Monday, 20 April 2009

George Rodger

George Rodger is a photographer whose works I admire greatly. He died in 1995 but there is lot to learn from him about photojournalism and being at the right place at the right time. He is known for his work during World War II and especially because he was one of the first to enter Belsen in 1945. His pictures remain shocking even today. That is the power of photography.

I have often written about the photographer as an historian and if you ever come across someone who denies the Holocaust then you could do worse than to refer them to George's work. Today people are protesting and walking out of a speech to the UN by the Iranian President Mahmoud Ahmadinejad. He is described as a Holocaust denier. I wonder if he has seen George's pictures. If you feel up to it then google his photos and take a look yourself.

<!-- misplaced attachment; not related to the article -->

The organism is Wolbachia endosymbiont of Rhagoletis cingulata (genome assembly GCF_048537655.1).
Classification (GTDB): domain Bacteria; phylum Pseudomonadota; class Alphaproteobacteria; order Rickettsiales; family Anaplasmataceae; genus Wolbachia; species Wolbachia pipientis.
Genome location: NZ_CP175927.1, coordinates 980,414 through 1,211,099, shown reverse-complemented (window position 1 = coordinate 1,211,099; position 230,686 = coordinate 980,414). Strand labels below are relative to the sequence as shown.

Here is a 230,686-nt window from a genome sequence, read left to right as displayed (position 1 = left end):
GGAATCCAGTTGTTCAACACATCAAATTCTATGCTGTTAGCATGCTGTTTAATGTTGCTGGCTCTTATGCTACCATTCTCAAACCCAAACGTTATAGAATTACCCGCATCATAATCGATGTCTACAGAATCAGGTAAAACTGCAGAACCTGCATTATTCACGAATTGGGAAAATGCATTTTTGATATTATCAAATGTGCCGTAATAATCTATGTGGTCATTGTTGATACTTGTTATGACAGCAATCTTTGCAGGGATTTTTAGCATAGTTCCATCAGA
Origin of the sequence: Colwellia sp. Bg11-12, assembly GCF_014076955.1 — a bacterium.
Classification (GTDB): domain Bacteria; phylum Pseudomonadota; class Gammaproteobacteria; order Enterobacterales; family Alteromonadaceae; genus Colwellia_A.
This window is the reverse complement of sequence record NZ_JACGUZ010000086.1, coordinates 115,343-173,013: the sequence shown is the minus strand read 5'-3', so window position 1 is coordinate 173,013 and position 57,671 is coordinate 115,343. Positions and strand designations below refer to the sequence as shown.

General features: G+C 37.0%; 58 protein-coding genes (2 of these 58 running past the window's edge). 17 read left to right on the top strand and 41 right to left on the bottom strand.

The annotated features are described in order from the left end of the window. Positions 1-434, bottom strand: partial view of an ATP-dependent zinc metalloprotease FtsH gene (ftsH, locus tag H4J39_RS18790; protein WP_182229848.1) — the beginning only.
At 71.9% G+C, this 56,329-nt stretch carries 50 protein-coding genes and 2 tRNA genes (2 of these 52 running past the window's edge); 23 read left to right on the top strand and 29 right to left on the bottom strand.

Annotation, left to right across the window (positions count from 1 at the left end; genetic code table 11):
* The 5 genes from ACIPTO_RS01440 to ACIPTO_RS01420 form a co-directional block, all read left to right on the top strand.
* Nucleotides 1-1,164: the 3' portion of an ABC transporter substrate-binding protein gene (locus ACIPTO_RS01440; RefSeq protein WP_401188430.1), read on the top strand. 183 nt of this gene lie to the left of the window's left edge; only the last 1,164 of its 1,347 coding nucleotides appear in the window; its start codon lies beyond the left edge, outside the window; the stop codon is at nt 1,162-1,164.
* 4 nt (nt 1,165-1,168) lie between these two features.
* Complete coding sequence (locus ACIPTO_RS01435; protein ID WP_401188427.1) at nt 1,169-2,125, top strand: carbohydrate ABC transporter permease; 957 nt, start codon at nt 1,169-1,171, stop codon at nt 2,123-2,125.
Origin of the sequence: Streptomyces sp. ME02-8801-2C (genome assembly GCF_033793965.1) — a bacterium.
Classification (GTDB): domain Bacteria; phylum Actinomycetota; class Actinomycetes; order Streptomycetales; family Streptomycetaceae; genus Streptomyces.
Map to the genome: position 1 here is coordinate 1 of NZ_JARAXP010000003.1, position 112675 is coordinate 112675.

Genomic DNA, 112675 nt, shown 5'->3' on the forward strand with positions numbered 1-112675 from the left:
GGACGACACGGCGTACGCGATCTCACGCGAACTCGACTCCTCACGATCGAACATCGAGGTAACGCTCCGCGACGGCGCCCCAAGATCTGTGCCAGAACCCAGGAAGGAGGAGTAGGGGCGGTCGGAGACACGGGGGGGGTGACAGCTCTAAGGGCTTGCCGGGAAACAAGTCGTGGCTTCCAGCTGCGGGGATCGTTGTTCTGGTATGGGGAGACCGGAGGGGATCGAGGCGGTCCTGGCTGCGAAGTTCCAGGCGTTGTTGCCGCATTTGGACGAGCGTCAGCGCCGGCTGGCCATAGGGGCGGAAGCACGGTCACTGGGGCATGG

George, like me, was from Manchester and I have something else in common with him because we went to the same school. He took pictures of the Blitz and then Belsen, but he was moved by these atrocities and began to take photographs in Africa which focused on lifestyle rather than death.

Photographs can put distance between the subject and the viewer, but they can still be horrific, and they can definitely be of historical significance.

Happy snapping

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